United States District Court, D. New Jersey
Susan D. Wigenton, United States District Judge
before the Court is the petition for a writ of habeas corpus
of Furn-Lee Salomon (“Petitioner”) brought
pursuant to 28 U.S.C. § 2254 challenging
Petitioner's state court conviction (ECF No. 1). The
State filed a response to the petition (ECF No. 14), to which
Petitioner has replied. (ECF No. 17). For the following
reasons, this Court will deny the petition and deny
Petitioner a certificate of appealability.
opinion affirming Petitioner's conviction, the Superior
Court of New Jersey - Appellate Division provided the
following summary of the factual basis of this matter:
Tried by a jury, [Petitioner] was found guilty of the murder
of Fletcher Brown [in violation of N.J. Stat. Ann. §
2C:11-3(a)(1)] and (2), and third-degree possession of a
weapon for an unlawful purpose [in violation of N.J. Stat.
Ann. § 2C:39-4(d)]. On the murder charge, [Petitioner]
was sentenced to a forty-year term with a thirty-year parole
ineligibility period, and to a concurrent five-year term on
the weapons conviction. . . .
This criminal episode involves the brutal beating of Fletcher
Brown by a gang of about ten people including [Petitioner].
According to the State's proofs, in the afternoon of
September 4, 1996, Kanika Taylor met up with her uncle,
Fletcher Brown, and his girlfriend Yvonne, both of whom had
been drinking. En route to Brown's home, the three walked
together, stopping at a liquor store where Brown bought a six
pack of beer. They then proceeded to the Jefferson Park area
of Elizabeth where they encountered [Petitioner] and Andre
Vilkings,  who had been sitting on the front porch or
standing in front of a gray house on the same street
conversing with each other. [Petitioner] had bandages on his
face incurred in an earlier altercation. In the immediate
area were a group of juveniles smoking marijuana and sitting
on milk crates in the middle of the street that had been
blocked off by wooden barricades. Some of the juveniles were
When Yvonne approached, [Petitioner] asked if she would like
to buy drugs, but she did not respond. Brown, however, told
[Petitioner] “[y]ou have nothing to say to my
girlfriend.” Immediately, an argument ensued among
[Petitioner], Vilkings[, ] and Brown. Vilkings swung at
Brown, hitting Brown in the face with his fist, causing him
to move backwards and bump into [Petitioner], knocking off
The scene then became chaotic. [Petitioner] and Vilkings
rushed at Brown, kicking and punching him, forcing him into
the street. The juveniles who were in the street joined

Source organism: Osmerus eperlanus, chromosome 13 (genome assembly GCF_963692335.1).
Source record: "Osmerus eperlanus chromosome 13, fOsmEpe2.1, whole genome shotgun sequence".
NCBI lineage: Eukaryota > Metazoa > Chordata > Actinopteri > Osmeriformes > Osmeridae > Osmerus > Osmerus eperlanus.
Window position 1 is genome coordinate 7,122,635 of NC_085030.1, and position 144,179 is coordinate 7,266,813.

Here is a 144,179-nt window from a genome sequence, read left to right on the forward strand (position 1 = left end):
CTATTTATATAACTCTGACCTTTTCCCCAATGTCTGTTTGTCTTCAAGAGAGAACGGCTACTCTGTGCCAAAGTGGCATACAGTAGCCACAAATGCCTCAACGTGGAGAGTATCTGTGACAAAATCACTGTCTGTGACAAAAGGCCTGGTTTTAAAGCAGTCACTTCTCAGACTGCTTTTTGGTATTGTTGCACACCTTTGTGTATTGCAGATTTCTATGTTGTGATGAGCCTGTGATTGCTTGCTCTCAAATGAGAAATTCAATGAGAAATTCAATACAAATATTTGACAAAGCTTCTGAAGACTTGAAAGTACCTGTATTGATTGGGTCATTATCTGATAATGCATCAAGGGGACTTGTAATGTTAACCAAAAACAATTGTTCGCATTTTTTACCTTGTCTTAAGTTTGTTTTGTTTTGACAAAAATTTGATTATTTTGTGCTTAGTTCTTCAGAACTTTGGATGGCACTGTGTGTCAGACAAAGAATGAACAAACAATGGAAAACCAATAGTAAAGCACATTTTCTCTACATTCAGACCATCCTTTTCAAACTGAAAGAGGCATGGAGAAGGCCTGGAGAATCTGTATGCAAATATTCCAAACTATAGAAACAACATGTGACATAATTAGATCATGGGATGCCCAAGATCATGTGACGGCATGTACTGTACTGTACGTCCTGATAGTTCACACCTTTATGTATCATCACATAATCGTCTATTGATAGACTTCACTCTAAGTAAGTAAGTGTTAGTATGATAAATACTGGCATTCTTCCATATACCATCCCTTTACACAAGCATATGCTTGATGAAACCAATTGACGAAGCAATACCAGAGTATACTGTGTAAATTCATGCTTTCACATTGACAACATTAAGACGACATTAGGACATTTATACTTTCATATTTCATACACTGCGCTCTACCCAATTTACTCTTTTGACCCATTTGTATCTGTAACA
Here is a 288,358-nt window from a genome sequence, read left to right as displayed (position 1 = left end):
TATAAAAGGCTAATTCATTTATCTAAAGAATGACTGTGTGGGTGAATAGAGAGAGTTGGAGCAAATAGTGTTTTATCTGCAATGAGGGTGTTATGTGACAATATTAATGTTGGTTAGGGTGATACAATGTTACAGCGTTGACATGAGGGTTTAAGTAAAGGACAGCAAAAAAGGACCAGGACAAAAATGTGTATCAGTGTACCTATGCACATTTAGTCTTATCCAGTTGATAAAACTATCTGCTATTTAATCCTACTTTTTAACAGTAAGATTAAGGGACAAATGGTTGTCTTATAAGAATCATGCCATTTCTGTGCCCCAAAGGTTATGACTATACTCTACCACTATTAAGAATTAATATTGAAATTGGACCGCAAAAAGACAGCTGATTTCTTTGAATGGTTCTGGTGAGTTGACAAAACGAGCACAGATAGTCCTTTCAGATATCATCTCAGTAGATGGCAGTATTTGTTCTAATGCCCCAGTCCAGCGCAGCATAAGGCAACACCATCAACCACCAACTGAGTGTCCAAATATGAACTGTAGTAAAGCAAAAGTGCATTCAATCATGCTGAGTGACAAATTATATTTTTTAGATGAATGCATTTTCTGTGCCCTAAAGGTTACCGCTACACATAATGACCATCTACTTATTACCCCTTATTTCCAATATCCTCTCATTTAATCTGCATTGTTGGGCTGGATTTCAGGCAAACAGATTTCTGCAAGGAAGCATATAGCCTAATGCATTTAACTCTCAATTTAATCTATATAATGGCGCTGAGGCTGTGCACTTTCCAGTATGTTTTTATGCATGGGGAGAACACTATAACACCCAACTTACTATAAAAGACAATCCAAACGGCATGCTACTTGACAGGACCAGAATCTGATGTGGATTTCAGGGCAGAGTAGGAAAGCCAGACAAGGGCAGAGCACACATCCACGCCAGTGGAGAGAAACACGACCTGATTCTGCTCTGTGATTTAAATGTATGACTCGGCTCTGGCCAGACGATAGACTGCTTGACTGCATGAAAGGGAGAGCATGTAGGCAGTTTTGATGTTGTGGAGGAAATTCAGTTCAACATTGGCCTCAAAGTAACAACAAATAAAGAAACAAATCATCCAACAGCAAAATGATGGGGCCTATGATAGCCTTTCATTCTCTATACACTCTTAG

[Petitioner] and Vilkings and began kicking, punching[, ] and
beating Brown all over his body. Brown was stomped repeatedly
and fell to the ground.
The assault on Brown escalated, and his attackers began using
pieces of the wooden barricades to beat him while lying on
the pavement. These wooden planks measure ten to twelve feet
in length and weighed approximately thirty pounds. Vilkings
pushed a barricade onto Brown, which broke into pieces.
[Petitioner] picked up a piece of the broken barricade and
hit Brown in the arms, shoulders, neck[, ] and head. Vilkings
picked up a bicycle and slammed it down, while [Petitioner]
did the same with another bike, striking the back of
Brown's head, near his neck.
Throughout the beating, which lasted about five minutes,
Brown remained on the ground, trying to protect himself. One
of the assailants decided Brown was beaten enough and tried
to drag him to the curb. After the beating, Brown managed to
stand up before collapsing and going into convulsions on the
ground. Vilkings and [Petitioner] left the scene, riding the
same bicycles they used to assault Brown, while the juveniles
fled on foot.
Shortly thereafter, emergency medical services (EMS) arrived
at the scene and found Brown lying on his back amidst the
shattered barricades. Brown gave no physical response upon
initial examination. He had no pulse, no blood pressure[, ]
and took only four breaths per minute, leading EMS to
consider Brown clinically dead. After lifesaving measures
failed, Brown was pronounced dead at the hospital at 4:49
An autopsy revealed that Brown had multiple defensive wounds
and two pattern areas of contuse abrasions on his chest. The
enlarged lymph nodes around his liver were consistent with
long-term drug use. In fact, two vials of cocaine were found
in Brown's pocket. He showed no signs of hypertension. On
Brown's scalp, above his ear, was a small area of
hemorrhage, consistent with blunt force trauma to the
victim's head. His brain was swollen.
Both prosecution and defense experts agreed that Brown's
death was caused by brain swelling, which, in turn, was
caused by a hemorrhage from a small tear in a blood vessel in
his brain. This tear or rupture occurred in a pre-existing